The first Working with Dickheads featured the manager of a mattress store. So does this one, but not the same guy. Be assured, I’ve worked with dickheads at lots of other jobs, but the mattress industry seems to attract them like moths to some sort of bright hot thingy I can’t quite remember the name of. Anyway, for this edition of Working with Dickheads, we turn to a man I worked with who had a ridiculously inflated sense of self. A person who said some of the most profoundly stupid things I’ve ever heard in my life. This guy would almost be dangerous if he wasn’t so dumb. In fact, if you could peer inside his head you would see a few stray pigeons flying around, constantly knocking into each other, and falling to the ground.
I’d been working for Sleep Train for nine months when the district manager called to tell me he was moving me to another store. That was common practice. The store I’d be working at would be staffed by me and one other person: the manager. A little information on the duties of a mattress store manager. The manager makes the schedule and handles inventory. Aside from that, nothing differentiates them from a salesperson. They have no real authority. They can’t fire or hire. They can’t discipline for poor work performance. Most of them can barely push the right code for an alarm system. Pssst-It’s 1234. Don’t tell anyone.
“J. what you need to know about me is that I rule with an iron fist, but wear a velvet glove. I have many expectations for the way you’ll conduct yourself in the store.” With those words, one thing was clear-my manager was a gigantic schmuck.”
On my first day at the new store, Trevor, the manager, was already there. We had a split shift. I took a seat, clocked in, and asked him if there was anything he wanted to review before he took off for the day. I thought he’d probably want to discuss the schedule or how he preferred to handle sales related minutia. He told me he had a few things he wanted to go over. Then he uttered the following words in a serious tone “J. what you need to know about me is that I rule with an iron fist, but wear a velvet glove. I have many expectations for the way you’ll conduct yourself in the store.” With those words, one thing was clear-my manager was a gigantic schmuck.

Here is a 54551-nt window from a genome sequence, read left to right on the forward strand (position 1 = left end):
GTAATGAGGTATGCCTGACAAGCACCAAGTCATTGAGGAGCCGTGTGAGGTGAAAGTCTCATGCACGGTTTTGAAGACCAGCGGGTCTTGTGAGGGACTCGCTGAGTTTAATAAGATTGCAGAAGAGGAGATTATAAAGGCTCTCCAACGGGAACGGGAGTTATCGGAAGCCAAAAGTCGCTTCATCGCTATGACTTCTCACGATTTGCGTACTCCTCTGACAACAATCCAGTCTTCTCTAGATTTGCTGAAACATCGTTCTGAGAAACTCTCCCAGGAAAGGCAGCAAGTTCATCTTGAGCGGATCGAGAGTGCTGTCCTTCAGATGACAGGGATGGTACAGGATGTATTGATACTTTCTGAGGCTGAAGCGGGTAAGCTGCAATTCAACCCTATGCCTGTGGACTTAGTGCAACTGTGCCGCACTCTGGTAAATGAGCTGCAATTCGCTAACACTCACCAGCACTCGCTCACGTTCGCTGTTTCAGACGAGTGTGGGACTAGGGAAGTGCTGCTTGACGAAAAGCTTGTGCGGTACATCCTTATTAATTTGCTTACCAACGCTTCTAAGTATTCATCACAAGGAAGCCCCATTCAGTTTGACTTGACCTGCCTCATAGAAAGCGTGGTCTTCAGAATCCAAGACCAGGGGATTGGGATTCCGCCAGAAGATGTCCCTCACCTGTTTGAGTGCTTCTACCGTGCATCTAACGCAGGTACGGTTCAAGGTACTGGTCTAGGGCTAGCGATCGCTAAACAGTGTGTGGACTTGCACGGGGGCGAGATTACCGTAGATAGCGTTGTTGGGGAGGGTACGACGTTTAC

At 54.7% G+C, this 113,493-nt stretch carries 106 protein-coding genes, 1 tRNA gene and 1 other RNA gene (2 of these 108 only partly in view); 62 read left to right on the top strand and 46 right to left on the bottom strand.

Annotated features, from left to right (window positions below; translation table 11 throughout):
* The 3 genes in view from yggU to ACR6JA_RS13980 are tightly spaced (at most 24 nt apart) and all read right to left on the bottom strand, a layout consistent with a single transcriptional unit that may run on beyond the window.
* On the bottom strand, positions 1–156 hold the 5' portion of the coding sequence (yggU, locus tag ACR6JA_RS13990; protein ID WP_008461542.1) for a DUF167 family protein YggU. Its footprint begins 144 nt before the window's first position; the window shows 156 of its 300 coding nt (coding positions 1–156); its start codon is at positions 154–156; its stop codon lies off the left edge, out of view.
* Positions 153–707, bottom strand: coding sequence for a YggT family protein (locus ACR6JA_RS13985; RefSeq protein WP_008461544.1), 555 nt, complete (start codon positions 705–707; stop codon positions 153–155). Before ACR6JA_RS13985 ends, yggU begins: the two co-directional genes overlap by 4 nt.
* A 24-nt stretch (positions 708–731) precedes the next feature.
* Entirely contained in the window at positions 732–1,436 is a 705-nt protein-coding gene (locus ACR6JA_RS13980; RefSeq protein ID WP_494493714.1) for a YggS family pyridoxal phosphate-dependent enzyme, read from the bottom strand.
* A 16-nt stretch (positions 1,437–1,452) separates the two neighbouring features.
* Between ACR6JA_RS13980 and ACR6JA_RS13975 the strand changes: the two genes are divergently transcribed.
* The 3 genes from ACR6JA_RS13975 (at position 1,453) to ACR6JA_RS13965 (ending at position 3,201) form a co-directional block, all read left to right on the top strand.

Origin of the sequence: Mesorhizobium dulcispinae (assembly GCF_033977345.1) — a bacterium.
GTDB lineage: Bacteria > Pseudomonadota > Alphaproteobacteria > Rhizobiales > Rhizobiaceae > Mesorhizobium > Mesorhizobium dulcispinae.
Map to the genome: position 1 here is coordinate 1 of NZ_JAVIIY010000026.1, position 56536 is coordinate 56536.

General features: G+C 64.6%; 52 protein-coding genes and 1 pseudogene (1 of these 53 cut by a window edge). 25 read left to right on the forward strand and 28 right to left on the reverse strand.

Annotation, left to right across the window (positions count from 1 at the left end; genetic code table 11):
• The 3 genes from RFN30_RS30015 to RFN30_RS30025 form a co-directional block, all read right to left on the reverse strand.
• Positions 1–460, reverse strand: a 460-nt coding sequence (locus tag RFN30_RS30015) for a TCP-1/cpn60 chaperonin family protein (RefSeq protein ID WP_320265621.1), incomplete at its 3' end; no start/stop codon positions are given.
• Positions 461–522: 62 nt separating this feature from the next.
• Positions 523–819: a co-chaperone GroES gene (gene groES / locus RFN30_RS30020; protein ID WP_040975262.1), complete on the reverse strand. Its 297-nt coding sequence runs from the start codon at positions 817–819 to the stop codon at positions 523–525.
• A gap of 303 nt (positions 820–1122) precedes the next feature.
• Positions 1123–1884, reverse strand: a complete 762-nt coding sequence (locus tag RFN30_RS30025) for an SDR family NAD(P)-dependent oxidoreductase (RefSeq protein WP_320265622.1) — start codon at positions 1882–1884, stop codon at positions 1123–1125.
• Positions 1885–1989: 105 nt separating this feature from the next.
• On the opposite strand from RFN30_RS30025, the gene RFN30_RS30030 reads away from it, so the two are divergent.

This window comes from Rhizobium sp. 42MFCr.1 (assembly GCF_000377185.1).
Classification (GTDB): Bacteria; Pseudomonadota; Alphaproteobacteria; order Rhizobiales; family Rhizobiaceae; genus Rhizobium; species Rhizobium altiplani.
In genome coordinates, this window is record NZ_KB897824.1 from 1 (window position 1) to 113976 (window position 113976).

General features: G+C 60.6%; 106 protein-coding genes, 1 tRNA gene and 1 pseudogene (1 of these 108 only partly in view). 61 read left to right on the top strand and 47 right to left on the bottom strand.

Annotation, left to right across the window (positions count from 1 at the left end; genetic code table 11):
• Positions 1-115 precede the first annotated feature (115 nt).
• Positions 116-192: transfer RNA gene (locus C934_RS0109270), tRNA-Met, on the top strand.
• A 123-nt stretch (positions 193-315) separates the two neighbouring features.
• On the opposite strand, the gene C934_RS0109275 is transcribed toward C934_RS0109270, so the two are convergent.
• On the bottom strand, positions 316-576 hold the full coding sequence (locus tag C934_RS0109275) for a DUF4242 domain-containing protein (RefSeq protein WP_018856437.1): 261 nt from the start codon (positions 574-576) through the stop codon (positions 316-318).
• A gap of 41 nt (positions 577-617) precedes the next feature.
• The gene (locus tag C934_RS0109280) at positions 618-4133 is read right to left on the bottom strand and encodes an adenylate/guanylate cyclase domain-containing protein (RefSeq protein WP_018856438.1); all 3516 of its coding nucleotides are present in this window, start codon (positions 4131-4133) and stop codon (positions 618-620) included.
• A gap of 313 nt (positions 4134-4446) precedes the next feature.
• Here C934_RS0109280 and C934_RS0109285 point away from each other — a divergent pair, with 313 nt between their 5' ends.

There is so much “what the fuck?” with what he said, it’s hard to know where to start, but let’s try. First, even if you have some authority or power as a manager, that’s an awfully nasty and passive aggressive way of talking to someone you manage. Secondly, when you have no power at all, but you insinuate that you do, well, you’re a troubled and sad human being.
So how did I handle Trevor laying down the gauntlet? Well, when you’ve been underemployed for a number of years, you have to figure out early in a job if you want to go up against the idiots you’ll undoubtedly run into. Feigning interest is always the easiest and smartest path. Just nod and agree. It doesn’t cost anything, and is easier than arguing with aggressively stupid people.
Trevor went on to speak about his stellar reputation for running a superior store, and how he would only accept certain standards of excellence. This is the thing about that comment. I worked at about seven different stores that year, and had never once heard of this guy. Ever. Also, every Sleep Train is the same. Same layout, same environment. A ferret could run a Sleep Train. Of course you would have to train the ferret. After that ten minutes though, slap a name tag on him, and that ferret is good to go.